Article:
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Table of contents
1.
Introduction
2.
Nominal Scale
3.
Ordinal Scale
4.
Interval Scale
5.
Ratio Scale
6.
Summary
7.
Frequently Asked Questions
8.
Conclusion
Last Updated: Mar 27, 2024
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Scales of Measurement

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Introduction

Data is one of the most important part of any machine learning model. We need to understand our dataset properly. A dataset may contain different variables. These variables can be categorized by different levels of measurements: Nominal, Ordinal, Interval, and Ratio. Let us learn more about these levels of measurements.

                                             

source

Nominal Scale

It is the first level of measurement. It is also known as the categorical variable scale. This scale is used for labeling variables and don't have any numerical value. Arithmetic operations cannot be performed on this scale.

Example of Nominal scale measurement:

What is your preferred joining location?

  • Bangalore
  • Gurgaon
  • Pune

 

Here, the answer must be from the given options, and no meaningful operations can be performed on them.

Also, see -  Locally Weighted Regression.

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Ordinal Scale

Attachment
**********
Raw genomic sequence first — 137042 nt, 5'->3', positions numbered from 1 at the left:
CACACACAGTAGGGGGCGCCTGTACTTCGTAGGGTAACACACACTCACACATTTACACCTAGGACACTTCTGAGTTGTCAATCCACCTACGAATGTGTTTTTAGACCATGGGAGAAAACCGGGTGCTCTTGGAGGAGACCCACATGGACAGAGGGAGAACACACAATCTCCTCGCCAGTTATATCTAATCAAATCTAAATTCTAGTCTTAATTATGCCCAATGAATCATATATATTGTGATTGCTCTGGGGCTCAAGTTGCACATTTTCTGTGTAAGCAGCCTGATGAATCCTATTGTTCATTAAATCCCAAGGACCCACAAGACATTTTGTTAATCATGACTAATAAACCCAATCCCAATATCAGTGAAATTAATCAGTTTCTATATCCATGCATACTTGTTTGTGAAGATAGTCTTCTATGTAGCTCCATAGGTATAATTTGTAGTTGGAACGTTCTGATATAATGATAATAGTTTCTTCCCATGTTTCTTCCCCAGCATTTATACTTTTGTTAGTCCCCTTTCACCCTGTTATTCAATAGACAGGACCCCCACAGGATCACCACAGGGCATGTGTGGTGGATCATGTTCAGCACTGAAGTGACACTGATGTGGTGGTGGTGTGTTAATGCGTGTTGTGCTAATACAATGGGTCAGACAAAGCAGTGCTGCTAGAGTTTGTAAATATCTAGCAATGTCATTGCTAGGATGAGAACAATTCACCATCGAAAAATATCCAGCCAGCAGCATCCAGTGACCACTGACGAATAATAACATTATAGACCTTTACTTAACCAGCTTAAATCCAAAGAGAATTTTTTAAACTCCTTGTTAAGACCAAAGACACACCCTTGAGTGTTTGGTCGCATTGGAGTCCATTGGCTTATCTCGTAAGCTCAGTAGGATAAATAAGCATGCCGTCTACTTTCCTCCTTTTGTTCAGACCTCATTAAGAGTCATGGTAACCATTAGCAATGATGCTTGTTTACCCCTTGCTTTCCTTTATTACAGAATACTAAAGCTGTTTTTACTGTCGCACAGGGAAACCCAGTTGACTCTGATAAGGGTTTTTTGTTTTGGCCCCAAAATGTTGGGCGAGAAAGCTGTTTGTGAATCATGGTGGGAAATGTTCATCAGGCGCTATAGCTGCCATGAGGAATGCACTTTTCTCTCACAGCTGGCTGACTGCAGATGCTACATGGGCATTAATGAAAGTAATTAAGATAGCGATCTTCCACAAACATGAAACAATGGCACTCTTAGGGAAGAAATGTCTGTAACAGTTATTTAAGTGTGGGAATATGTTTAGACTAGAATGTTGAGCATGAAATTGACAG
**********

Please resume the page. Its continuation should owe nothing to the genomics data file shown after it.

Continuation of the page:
It is the second level of measurement. We can order or rank the data on this scale, but we cannot know the actual difference. This scale is usually used for non-mathematical concepts like happiness, feeling, discomfort, etc.

Example of Ordinal scale:

  • How are you feeling today?
    • Sad
    • Neutral
    • Happy

 

  • Ranking of students
    • 1st
    • 2nd
    • 3rd

Interval Scale

In this scale, the difference between the variables is meaningful. The variables are measured precisely and not in any relative manner. Here, there is no true zero. Only the difference between the values is significant. We can calculate the mean and median of the values in this scale.

Examples include temperature scale, IQ scale, etc.

source

Ratio Scale

This is the final level of measurement. It is similar to the interval scale, but we have a true zero on this scale. True zero implies that the variable that we want to measure does not exist. We can convert our values from one unit to another on this scale, for example, kilogram to gram. In this scale, we can do calculations like additions, subtraction, multiplication, calculating mean, median, mode, etc.

Examples of ratio scales: Number of employees in a company, length in centimeters, age in years, etc.  

Also See, Agents in Artificial Intelligence

Summary

Offers: Nominal Ordinal Interval Ratio
The sequence of variables is established Yes Yes Yes Yes
Mode Yes Yes Yes
Median Yes Yes Yes
Mean Yes Yes
Difference between variables can be evaluated Yes Yes
Addition and Subtraction of variables Yes Yes
Multiplication and Division of variables Yes
Absolute zero Yes

Also See, Descriptive Statistics

Frequently Asked Questions

  1. Are there any sublevels of measurement?
    Yes, there are sublevels of measurement. For example, nominal scale spss.
     
  2. What is the difference between qualitative and quantitative data?
    Quantitative data deals with numerical values, while qualitative data are measures of types that can be represented as names, symbols, etc.

Conclusion

In this blog, we talked about the different levels of measurements. We looked at Nominal, Ordinal, Interval, and Ratio scale and some of their examples. Coding ninjas guided paths offer a complete understanding of machine learning, data structures, C++, Python, etc.

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